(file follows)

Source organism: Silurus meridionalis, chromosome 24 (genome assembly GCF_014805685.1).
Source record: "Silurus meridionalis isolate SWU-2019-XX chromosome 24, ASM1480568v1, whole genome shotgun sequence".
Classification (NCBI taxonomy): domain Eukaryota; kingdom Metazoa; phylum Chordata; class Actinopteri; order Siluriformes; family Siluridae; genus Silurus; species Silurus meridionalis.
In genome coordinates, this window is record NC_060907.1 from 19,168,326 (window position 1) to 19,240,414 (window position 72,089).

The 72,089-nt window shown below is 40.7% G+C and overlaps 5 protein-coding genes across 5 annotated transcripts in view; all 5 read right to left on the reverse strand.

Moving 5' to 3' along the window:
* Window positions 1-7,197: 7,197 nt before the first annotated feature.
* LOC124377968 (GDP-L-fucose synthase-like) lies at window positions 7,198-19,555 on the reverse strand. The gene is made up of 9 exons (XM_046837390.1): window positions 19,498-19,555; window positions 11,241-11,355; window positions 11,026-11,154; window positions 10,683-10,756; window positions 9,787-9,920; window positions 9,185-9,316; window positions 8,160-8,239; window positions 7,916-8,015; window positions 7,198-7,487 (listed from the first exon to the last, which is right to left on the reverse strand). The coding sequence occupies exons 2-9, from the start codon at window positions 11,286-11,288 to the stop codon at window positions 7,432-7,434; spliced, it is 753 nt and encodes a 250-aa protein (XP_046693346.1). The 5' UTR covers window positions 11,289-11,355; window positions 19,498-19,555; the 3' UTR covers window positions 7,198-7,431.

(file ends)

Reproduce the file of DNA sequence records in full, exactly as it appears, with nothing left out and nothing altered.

Source organism: Silurus meridionalis, chromosome 24 (genome assembly GCF_014805685.1).
Source record: "Silurus meridionalis isolate SWU-2019-XX chromosome 24, ASM1480568v1, whole genome shotgun sequence".
Classification (NCBI taxonomy): domain Eukaryota; kingdom Metazoa; phylum Chordata; class Actinopteri; order Siluriformes; family Siluridae; genus Silurus; species Silurus meridionalis.
In genome coordinates, this window is record NC_060907.1 from 19,168,326 (window position 1) to 19,240,414 (window position 72,089).

The 72,089-nt window shown below is 40.7% G+C and overlaps 5 protein-coding genes across 5 annotated transcripts in view; all 5 read right to left on the reverse strand.

Moving 5' to 3' along the window:
* Window positions 1-7,197: 7,197 nt before the first annotated feature.
* LOC124377968 (GDP-L-fucose synthase-like) lies at window positions 7,198-19,555 on the reverse strand. The gene is made up of 9 exons (XM_046837390.1): window positions 19,498-19,555; window positions 11,241-11,355; window positions 11,026-11,154; window positions 10,683-10,756; window positions 9,787-9,920; window positions 9,185-9,316; window positions 8,160-8,239; window positions 7,916-8,015; window positions 7,198-7,487 (listed from the first exon to the last, which is right to left on the reverse strand). The coding sequence occupies exons 2-9, from the start codon at window positions 11,286-11,288 to the stop codon at window positions 7,432-7,434; spliced, it is 753 nt and encodes a 250-aa protein (XP_046693346.1). The 5' UTR covers window positions 11,289-11,355; window positions 19,498-19,555; the 3' UTR covers window positions 7,198-7,431.